In a strange year of sports, one of the stranger sights is to see the PLNU baseball team finish the season with a losing record. Despite high expectations at the beginning of the season, the team finished with a losing record for the first time in seven years.
Coming into the season as the 13th-ranked team in the nation, Coach Justin James and the team had high hopes since they returned several starting pitchers and position players while also adding new transfers and freshmen. However, the team never found a rhythm and could not get the breaks they needed, finishing the season 11-21.
“In college baseball, there are always hundreds of variables that lead to winning and losing,” James said. “Each game came down to one or two pitches that either went our way or didn’t, and we had 14 of our 32 games decided by two runs or less.”
Otto Kemp, a redshirt freshman who played second base and center field, found the season difficult for the team because many of the players were not used to losing seasons, but the team rarely was able to put it all together regularly.
“It was a tough year and a lot of people didn’t perform as they would’ve loved to, which was one of the hardest parts,” Kemp said. “This year felt very divided because the pitching staff would put together a gem, but the offense didn’t perform. Then the offense would have a great game, but we couldn’t get a zero posted from the pitching staff.”
Kemp led the PLNU baseball team in almost every category at the plate, with a .360 batting average, 27 runs scored, 10 home runs and 21 runs batted in. Even after a successful season individually, he wants to improve his craft this offseason.
“I’m going to take a long hard look into my stats after this season and see which aspects of the game need to be worked on,” Kemp said. “Brycen Cambell is the stat master, so having all of those statistics in certain situations and counts will be huge in helping me prepare, and I’ll be playing summer ball to help apply everything I’ve talked with Brycen about and to get more at-bats.”
The shortened season and coronavirus protocols made it challenging to find chemistry as a group, something Kemp believes hurt the team’s success.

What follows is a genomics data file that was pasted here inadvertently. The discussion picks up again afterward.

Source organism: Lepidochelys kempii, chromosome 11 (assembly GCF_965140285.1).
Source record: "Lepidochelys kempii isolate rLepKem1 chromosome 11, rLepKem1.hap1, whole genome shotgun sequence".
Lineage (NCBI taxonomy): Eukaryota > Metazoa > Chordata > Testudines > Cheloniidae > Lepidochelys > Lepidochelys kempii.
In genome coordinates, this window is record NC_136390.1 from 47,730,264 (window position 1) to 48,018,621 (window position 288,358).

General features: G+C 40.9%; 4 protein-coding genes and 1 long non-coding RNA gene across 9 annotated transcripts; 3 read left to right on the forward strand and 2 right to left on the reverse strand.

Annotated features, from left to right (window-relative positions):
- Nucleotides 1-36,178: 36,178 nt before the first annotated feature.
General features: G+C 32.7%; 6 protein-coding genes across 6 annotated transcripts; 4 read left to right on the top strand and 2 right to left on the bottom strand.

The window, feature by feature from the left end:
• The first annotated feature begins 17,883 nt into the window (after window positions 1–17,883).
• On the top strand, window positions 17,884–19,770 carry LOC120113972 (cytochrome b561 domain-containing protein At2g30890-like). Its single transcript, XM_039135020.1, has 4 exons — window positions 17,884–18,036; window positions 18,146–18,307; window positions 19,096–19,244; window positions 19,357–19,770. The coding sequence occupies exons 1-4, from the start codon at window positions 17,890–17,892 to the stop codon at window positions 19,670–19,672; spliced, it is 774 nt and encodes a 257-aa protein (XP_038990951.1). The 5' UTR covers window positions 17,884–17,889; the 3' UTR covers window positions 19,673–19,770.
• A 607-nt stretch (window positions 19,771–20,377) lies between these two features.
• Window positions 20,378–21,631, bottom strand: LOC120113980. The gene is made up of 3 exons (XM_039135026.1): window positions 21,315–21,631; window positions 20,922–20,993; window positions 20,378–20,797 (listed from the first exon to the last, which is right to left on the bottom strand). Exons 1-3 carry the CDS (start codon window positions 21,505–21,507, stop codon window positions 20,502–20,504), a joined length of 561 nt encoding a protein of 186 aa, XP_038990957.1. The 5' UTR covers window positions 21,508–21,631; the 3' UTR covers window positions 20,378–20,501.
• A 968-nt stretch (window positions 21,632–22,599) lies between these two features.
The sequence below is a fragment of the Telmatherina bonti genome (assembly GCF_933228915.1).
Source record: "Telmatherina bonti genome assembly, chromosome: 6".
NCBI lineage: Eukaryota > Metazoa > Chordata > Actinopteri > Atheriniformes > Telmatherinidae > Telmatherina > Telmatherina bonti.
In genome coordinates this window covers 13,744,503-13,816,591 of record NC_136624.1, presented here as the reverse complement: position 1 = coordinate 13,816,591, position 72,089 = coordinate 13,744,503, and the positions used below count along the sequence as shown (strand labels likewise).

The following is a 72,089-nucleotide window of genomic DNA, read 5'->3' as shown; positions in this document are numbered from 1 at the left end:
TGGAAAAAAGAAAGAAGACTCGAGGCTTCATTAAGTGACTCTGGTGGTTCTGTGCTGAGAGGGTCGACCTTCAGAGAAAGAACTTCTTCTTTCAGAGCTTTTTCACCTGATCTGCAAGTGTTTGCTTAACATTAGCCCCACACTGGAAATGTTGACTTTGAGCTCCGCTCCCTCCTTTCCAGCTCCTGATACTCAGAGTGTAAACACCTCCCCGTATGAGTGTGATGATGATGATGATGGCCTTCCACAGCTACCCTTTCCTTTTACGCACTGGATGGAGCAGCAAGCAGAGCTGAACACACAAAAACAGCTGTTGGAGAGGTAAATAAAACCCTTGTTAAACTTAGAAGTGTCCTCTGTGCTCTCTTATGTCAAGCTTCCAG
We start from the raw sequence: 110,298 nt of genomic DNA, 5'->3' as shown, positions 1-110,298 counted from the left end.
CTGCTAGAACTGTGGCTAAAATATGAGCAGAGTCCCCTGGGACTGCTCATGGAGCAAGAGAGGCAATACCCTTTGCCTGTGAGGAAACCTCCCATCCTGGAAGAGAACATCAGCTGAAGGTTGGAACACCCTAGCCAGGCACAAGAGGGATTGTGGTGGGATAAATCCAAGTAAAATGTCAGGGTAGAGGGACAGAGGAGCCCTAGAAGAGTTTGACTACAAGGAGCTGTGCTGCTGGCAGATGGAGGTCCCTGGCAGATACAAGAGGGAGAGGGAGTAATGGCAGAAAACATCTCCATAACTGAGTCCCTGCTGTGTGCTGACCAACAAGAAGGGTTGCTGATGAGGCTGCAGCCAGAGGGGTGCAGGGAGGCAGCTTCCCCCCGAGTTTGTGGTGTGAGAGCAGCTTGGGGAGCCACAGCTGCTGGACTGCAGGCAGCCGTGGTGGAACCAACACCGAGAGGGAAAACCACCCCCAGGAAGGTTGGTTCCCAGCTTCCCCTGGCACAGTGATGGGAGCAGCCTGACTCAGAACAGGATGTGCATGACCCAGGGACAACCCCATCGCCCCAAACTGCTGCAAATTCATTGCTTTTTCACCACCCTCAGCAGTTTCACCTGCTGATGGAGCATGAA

“Unity is crucial in baseball, and I didn’t feel like we had that this year,” Kemp said. “I think having more time to prepare for next season in the preseason will help us and having our locker room back will be great for us to bring back the chemistry we know we have.”
James added that the margin between winning and losing is thin, and while the struggles from the season cannot be ignored, injuries, coronavirus protocols, a tough schedule and bad luck hurt the team this spring. Despite the tough season, the plan for the future is the same.
“We came up short on a few pitches and that’s the difference between a postseason team and one that needs to learn how to win,” James said. “As a coaching staff, it’s important to stick to your long term plan, not to panic and keep the standards as high, if not higher than they have ever been.”
Even after a challenging and disappointing season, there are still positives that James and his players took away from the season. When teams struggle, coaches reevaluate players and new players get valuable playing time, so James sees a lot of potential in the future.
“There are a lot of things to build off of and some really good returning players that will take over the leadership of the team,” James said. “This year showed how small the gap is that determines winning and losing. We are in a great position to return back to a postseason team with a strong offseason.”
By: Andrew Hansen